Ethereum has taken a hit. Over the course of a single week, the Ethereum network has witnessed a drop in market cap of over 33% reaching exchange prices slightly below $200. For long-time ETH holders, this comes as quite a shock considering the relative stability of ETH and its assumed spot as the de-facto #2 cryptocurrency.

Speculation has run rampant regarding the cause of this decline. The most public and obvious problem for Ethereum being the consistent sell-off of ETH in large volumes, presumably by the many ETH-based ICOs that sprouted up in mid-to-late 2017. Some have speculated that this sell-off is simply businesses securing funds for a potential short-term crypto winter as they develop their products further. The less optimistic critics claim these groups along with speculation whales are simply cutting their losses and getting out while the getting is good.

To add fuel to the fire, at just the right moment a Techcrunch article was released proposing that the ETH token would eventually be worthless due to economic abstraction (using other Ethereum network tokens for payment). Of course, when one of the world’s most popular tech startup blogs say this, many in the tech space listen. Ethereum co-founder Vitalik Buterin, being the open and reasonable person he is, responded by saying “In Ethereum as it presently exists, this is absolutely true …”. To some, this was a confirmation that the virtual Ethereum sky was falling but Vitalik went on to say “However, the community is strongly considering two proposals, both of which have the property that they enshrine the need to pay ETH at protocol level …”. Not exactly the absolute rebuttal ETH holders were looking for but a mostly-positive indication that ETH tokens would remain relevant in the Ethereum ecosystem.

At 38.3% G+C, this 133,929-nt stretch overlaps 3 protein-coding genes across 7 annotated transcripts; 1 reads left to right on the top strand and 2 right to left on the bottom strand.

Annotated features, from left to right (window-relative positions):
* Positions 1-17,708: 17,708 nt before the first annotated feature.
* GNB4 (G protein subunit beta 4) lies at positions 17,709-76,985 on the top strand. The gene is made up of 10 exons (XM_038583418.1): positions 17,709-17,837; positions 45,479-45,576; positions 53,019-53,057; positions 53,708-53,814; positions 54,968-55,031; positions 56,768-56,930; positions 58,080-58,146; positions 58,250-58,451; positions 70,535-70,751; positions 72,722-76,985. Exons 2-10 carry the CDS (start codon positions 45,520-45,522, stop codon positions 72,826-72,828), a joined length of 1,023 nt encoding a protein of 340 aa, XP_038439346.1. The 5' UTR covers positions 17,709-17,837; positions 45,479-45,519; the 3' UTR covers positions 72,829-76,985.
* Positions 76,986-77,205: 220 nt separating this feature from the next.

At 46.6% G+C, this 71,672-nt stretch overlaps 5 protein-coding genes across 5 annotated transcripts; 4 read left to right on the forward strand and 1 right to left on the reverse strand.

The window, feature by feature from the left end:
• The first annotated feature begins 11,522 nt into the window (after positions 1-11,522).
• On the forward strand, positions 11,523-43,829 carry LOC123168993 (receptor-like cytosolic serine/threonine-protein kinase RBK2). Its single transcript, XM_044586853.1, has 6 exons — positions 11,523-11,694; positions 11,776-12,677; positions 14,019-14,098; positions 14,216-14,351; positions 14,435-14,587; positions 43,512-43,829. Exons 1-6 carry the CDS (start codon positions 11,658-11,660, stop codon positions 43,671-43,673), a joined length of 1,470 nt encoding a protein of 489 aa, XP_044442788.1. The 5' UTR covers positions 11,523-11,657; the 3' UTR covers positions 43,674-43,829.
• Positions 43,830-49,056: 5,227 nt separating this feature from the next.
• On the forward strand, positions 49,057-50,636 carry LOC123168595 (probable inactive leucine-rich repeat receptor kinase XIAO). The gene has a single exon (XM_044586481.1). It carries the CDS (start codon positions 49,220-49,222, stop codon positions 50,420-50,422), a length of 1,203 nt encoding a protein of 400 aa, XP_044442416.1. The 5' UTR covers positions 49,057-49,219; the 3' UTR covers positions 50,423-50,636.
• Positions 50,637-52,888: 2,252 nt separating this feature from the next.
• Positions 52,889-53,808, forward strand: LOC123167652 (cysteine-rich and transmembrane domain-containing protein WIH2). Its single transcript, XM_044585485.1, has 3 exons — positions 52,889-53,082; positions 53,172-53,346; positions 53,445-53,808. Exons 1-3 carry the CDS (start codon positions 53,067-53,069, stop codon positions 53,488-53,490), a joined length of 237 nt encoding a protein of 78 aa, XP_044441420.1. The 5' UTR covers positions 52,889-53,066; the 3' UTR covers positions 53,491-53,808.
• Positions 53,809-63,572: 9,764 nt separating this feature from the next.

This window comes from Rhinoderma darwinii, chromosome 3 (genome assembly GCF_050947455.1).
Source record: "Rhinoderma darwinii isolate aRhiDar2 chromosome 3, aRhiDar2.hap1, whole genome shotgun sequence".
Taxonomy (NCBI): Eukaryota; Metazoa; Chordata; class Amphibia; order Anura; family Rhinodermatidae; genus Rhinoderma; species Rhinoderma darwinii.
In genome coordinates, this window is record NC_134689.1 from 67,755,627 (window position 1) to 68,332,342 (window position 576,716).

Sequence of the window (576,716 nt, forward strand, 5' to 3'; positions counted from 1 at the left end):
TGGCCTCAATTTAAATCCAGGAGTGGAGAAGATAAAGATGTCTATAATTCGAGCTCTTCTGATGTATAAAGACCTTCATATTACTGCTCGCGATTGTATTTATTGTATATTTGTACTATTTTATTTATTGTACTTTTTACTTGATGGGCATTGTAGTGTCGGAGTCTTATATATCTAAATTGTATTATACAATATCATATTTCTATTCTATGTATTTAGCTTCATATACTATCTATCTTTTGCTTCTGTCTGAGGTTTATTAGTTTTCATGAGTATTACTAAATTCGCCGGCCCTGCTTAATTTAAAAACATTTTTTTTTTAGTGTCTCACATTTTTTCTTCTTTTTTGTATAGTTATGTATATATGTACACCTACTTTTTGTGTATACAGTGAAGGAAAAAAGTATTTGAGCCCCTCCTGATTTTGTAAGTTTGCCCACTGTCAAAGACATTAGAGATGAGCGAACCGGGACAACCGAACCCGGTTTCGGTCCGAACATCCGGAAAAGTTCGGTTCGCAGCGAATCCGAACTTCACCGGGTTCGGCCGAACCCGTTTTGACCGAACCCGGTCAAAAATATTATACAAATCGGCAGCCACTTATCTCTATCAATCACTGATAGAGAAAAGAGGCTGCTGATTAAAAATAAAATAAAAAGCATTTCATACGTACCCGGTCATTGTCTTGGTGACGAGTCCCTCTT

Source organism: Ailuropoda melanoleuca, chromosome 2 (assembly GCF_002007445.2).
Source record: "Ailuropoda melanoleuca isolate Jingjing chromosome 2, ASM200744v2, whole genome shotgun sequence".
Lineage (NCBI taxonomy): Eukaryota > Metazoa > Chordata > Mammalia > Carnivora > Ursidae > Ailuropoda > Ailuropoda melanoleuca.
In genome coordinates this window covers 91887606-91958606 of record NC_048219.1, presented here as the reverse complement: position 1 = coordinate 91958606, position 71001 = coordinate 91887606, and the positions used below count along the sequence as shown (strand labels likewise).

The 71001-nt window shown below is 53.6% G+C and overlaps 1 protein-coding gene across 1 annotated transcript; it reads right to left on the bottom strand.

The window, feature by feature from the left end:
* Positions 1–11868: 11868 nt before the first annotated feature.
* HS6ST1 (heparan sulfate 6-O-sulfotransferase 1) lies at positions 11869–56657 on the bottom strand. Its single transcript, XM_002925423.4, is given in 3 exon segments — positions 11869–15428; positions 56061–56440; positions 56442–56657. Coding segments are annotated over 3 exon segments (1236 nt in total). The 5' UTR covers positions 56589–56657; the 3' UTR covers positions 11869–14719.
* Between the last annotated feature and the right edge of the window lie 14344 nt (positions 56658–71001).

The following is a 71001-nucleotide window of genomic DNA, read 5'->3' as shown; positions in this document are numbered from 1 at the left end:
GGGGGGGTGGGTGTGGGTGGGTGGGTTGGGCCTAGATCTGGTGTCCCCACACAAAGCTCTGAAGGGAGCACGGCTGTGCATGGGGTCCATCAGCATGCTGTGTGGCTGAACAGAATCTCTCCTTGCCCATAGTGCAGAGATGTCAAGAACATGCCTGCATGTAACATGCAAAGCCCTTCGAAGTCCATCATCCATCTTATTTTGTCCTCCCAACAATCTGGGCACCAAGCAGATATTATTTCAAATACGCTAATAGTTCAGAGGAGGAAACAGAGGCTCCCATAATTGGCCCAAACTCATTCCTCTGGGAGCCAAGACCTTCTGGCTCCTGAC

ETH is not going anywhere. The idea that anyone wants a system where miners need to deal with hundreds, if not thousands, of different tokens is not only crazy but likely impossible. There are thousands of projects being developed on the Ethereum blockchain. And as they start releasing in 2019, we’ll be seeing transactions requiring ETH.

The current sell-off aside, there really isn’t any bad news when it comes to Ethereum. Projects are coming along well, every day more countries and corporations announce their intention to develop future blockchain ideas, a major update is likely to happen next month which will lessen the rewards to miners (which is almost guaranteed to increase the value), and it’s likely the SEC will soon approve crypto ETF’s.

The price may drop even more, but the technology is stronger than ever and that’s in what one is investing.

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